Our Eastern Bluebird nest monitoring takes place on our manufacturing facility property. As you will see by looking through the 9 years of nesting data we have collected, our average successful eastern bluebird nests per season are more than double the normal of 1.3 nests per year.
But before I get into what our bluebird nest observations reveal let’s talk about some bluebird basics.
Most Eastern Bluebirds will begin nesting sometime between February and April. The earliest recorded nest attempt date we have for the birds on our property is Feb. 9th 2001, with most years starting in first two weeks of March.
Adult male bluebirds select a suitable nesting cavity and will begin carrying in nesting materials consisting of straw, grass and pine needles. You will also see him dashing in and out the hole and perched above the nest cavity flapping his wings, all in an attempt to attract a female.
Once the female has arrived on the scene the two will bond and could stay together for several seasons. Only the female bluebird will build the nest. She begins by weaving the straw and pine needles into a typical bowl shaped nest up to 4 inches tall. She will then line it with fine grasses and occasionally a few feathers. Bluebirds tend to keep a very tidy nest so you will not see a lot of the junk and trash you might see in the nest of HOSP or other invasive species.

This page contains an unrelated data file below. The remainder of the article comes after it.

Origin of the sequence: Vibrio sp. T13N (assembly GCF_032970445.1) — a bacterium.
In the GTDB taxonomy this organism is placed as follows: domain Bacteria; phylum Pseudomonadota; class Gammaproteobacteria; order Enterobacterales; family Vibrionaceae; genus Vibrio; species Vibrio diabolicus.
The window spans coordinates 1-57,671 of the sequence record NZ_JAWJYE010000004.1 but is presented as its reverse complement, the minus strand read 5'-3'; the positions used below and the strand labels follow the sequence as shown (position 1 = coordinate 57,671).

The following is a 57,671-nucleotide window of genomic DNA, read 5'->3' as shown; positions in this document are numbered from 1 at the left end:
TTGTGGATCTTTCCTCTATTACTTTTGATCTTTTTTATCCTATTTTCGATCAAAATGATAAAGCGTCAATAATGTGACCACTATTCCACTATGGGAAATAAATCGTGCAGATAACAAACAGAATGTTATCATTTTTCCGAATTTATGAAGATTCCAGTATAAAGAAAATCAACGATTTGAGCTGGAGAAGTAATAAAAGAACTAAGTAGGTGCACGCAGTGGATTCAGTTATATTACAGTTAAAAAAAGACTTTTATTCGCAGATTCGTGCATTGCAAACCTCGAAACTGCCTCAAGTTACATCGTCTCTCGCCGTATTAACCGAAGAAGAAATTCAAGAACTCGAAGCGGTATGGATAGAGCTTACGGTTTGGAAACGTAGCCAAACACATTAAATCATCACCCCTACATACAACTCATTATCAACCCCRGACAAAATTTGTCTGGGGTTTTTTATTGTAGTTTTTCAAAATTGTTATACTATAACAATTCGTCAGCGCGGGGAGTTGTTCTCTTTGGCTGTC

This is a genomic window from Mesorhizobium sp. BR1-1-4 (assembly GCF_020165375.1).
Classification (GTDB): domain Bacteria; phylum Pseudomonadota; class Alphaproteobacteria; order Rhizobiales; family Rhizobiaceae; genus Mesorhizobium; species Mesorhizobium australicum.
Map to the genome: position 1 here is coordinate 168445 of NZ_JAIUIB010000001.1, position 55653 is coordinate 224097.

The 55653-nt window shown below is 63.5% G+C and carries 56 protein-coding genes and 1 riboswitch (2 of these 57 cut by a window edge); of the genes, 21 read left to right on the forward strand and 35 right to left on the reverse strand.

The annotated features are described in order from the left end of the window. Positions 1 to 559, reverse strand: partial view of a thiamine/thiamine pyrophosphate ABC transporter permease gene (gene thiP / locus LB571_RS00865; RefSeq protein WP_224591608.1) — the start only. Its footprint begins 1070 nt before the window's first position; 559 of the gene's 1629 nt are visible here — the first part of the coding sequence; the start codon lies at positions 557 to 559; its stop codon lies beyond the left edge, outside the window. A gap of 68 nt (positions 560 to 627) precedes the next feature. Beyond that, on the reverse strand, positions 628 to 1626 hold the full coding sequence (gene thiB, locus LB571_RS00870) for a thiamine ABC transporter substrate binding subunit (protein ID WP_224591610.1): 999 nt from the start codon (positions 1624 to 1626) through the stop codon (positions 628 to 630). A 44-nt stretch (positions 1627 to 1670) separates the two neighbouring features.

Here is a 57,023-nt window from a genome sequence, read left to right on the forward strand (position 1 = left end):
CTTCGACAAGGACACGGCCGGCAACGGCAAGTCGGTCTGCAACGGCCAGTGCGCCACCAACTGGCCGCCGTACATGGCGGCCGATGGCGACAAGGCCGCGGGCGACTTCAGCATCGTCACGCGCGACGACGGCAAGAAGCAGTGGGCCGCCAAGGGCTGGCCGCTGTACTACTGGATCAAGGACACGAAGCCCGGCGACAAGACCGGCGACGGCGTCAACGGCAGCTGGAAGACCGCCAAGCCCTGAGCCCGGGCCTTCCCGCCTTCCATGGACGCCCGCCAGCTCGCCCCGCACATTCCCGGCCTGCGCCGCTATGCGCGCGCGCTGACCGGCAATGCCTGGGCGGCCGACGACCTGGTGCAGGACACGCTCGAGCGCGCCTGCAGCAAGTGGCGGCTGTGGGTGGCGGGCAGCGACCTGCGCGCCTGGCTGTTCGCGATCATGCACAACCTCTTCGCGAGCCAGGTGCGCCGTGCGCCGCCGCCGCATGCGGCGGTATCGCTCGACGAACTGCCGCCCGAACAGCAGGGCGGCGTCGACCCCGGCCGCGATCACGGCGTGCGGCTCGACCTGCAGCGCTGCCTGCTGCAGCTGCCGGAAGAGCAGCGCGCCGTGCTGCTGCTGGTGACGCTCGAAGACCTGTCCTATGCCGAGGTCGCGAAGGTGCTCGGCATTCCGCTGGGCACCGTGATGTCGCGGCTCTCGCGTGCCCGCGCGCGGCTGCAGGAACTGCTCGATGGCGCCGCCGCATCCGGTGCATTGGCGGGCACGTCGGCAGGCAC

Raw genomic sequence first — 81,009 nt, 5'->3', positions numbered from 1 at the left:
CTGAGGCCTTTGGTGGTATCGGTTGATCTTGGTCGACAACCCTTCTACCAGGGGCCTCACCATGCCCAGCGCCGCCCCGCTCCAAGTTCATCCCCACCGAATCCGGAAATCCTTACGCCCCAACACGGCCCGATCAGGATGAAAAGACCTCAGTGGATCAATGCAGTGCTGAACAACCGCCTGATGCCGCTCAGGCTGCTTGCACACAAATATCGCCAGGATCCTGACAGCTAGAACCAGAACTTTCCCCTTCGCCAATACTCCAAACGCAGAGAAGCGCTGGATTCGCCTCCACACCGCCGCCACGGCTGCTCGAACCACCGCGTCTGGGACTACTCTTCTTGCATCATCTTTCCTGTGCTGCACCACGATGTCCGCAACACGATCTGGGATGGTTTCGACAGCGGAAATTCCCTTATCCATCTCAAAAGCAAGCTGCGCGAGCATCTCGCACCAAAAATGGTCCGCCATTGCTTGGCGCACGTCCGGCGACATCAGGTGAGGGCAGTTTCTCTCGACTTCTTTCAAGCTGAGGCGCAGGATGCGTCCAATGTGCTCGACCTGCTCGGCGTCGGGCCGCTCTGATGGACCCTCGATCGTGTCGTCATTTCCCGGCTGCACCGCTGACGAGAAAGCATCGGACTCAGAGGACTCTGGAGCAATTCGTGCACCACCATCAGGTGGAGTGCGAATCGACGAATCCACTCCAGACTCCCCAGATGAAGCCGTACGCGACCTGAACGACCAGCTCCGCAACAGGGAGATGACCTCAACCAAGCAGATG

Typically broods consist of 3 – 6 powder blue eggs, though there are rare instances of white eggs. The female bluebird incubates the eggs for 12 – 16 days before they hatch. After hatching, egg shells and fragments will be disposed of almost immediately, either by eating or carrying off to a distant area to be discarded. You will often see your adult bluebirds leaving the nest with a white “cotton ball” or something. That “something” is called a fecal sac and contains the waste of her newly hatched brood. Keeping a clean nest is a great way to eliminate odors that may attract predators.
According to Cornell Lab of Ornithology, Eastern Bluebirds nest an average of 1.3 times per breeding season in northern climates and 1.8 times per season in southern climates. Our bluebird nesting data shows that our bluebirds nested an average of 2.8 times per year over the last nine years. (We believe this would be at least 3.0 times per year but for the missing 2004 data). More than double the 1.3 average for our region.
How can you get these same results? Feeding a nutritionally complete diet is the secret and that is exactly what Avian Cuisine Wild Bird Foods are: 100% nutritionally complete wild bird foods.